Duke, UNC unite to raise money for Teen Cancer America

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It's not too often that Triangle hoops fans get to see Duke and UNC guys actually play together. (WTVD)

It's not too often that Triangle hoops fans get to see Duke and UNC actually play together.

The rivalry, though, was temporarily abandoned for a good cause, as the players joined together for Nolan Smith's first ever Hoop-A-Thon to raise awareness for Teen Cancer America.

"It's cool," Smith said. "I mean even taking pictures, Brice (made) some jokes. Grayson (made) some jokes. We all (made) jokes about it like, 'Oh don't get used to these pictures. Get them in now.' But it's funny, and it's cool because at least we all know that when it comes to something bigger than basketball, we can all come together."

During his playing days at Duke, Smith made hospital visits as a college athlete and noticed that when it came to cancer, teens often when unnoticed in terms of hospital space.

With his this event, he hopes to change that dilemma.

"From my many visits to the hospital, I've made a lot of friends, and I text with a lot of them," Smith said. "(These teens) just tell me, 'We really do need our own space. This will help us get through our depression and help us get through our battles that we're going through.'"

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Jack Guarino experienced that problem firsthand when he was diagnosed with brain cancer as a teen. The survivor and Teen Cancer America ambassador said efforts like Smith's are important when raising awareness for the problem at hand.

"We talk about pediatrics all the time, and we talk about adult cancer because that's where the money is, but we forget about this age group that really needs it the most," Guarino said. "It's hard being a teenager, and there's a lot of difficulties associated with being a teenager and having cancer."

"Building these units, like Nolan wants to do at Duke, that specialize in teenage and young adult cancer is really what the goal is," Guarino said. "If we can start getting those units across the country...We have a couple of them, but we need more- that would be awesome."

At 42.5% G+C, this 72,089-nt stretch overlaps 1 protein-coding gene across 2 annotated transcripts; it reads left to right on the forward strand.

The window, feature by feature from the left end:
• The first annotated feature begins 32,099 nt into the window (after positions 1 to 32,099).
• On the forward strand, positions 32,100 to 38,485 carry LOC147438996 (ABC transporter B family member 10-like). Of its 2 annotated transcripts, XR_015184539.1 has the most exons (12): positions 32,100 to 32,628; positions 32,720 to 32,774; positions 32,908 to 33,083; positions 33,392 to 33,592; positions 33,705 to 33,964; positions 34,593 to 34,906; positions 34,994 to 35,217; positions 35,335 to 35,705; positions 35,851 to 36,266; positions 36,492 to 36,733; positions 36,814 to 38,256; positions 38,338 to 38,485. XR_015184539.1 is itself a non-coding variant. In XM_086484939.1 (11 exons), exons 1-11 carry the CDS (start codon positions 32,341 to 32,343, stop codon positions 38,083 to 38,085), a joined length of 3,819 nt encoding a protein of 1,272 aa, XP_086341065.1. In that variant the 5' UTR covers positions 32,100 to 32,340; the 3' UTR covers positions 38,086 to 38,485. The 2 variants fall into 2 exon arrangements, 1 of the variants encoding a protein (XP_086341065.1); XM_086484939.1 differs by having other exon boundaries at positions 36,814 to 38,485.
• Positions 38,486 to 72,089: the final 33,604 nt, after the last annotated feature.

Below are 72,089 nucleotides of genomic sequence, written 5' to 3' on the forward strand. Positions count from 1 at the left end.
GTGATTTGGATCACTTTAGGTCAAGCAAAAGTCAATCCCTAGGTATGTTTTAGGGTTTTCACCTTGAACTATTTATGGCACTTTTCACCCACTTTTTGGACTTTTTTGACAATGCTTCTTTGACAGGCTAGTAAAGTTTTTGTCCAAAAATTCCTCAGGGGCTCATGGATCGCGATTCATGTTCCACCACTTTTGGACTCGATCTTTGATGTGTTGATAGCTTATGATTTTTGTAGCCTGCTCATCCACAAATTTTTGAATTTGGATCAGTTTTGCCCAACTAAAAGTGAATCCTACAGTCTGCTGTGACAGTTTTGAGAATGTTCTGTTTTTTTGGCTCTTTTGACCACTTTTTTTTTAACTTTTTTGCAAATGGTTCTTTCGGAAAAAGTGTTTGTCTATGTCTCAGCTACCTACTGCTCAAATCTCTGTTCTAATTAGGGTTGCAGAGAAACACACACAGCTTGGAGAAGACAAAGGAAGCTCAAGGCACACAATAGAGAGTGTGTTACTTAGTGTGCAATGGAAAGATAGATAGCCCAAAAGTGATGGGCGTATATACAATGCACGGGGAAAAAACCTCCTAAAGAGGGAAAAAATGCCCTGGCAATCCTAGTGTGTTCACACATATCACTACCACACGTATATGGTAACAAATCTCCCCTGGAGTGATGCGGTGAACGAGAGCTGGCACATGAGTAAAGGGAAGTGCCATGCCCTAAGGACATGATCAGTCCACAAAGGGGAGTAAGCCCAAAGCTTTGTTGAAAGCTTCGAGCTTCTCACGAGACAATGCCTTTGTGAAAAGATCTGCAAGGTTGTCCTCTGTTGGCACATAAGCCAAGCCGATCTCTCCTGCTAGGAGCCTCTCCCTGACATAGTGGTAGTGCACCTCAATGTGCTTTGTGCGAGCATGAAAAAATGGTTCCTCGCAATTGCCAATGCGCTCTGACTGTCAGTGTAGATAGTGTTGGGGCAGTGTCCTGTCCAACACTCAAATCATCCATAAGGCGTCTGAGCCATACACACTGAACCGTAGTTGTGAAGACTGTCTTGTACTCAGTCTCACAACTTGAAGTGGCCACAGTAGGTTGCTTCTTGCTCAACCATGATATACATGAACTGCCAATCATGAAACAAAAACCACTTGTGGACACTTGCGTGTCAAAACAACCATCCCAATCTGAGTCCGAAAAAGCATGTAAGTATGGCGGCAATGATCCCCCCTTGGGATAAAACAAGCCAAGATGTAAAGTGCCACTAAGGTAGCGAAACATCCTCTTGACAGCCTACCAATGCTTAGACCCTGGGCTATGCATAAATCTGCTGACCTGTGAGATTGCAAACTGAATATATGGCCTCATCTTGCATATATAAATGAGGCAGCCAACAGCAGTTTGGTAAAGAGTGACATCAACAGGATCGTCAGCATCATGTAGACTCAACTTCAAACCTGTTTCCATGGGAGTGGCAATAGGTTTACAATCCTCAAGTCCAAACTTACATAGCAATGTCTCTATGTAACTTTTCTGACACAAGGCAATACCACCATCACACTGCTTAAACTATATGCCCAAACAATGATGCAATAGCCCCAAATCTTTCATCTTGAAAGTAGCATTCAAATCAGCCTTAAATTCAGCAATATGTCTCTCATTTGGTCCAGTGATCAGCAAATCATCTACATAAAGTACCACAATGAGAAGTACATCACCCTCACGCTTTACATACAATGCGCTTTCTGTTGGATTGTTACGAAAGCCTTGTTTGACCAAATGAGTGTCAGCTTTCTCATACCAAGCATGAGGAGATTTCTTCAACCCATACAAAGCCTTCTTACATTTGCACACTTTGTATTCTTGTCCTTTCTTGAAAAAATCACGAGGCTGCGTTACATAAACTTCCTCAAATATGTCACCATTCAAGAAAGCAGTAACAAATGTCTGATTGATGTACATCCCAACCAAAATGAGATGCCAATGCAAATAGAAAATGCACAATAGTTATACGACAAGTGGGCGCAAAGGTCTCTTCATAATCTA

Nolan assembled a roster chalked full of special guests to aid in his efforts.

Current Duke players Grayson Allen and Justin Robinson took part in the event, and for the Tar Heels, national champion Nate Britt and his former teammate turned LA Clipper, Brice Johnson, were also on hand.

Former NBA player Quincy Miller also helped out, along with newly-minted Boston Celtics rookie, Jayson Tatum

Fresh off of wrapping up his NBA Summer League debut, this was Tatum's his first trip back to Durham since being drafted third overall in this year's NBA Draft.

For the former Duke star, the chance to give back to his college community was an opportunity he couldn't pass up.

"We're able to do so much more than just play basketball," Tatum said. "We're able to use our stage and our status for good things like this, and Nolan's doing a great job."

Playing alongside NBA players was an added bonus of the event, and for many teen cancer survivors, these stars often provide that brief moment of joy they need the most.

"When you're going through the treatment and when you're going through this whole ordeal, it's hard to really focus on the stuff you used to do," Guarino said. "It's a nice reminder and just a break from that medicine. What these athletes can provide is really awesome."

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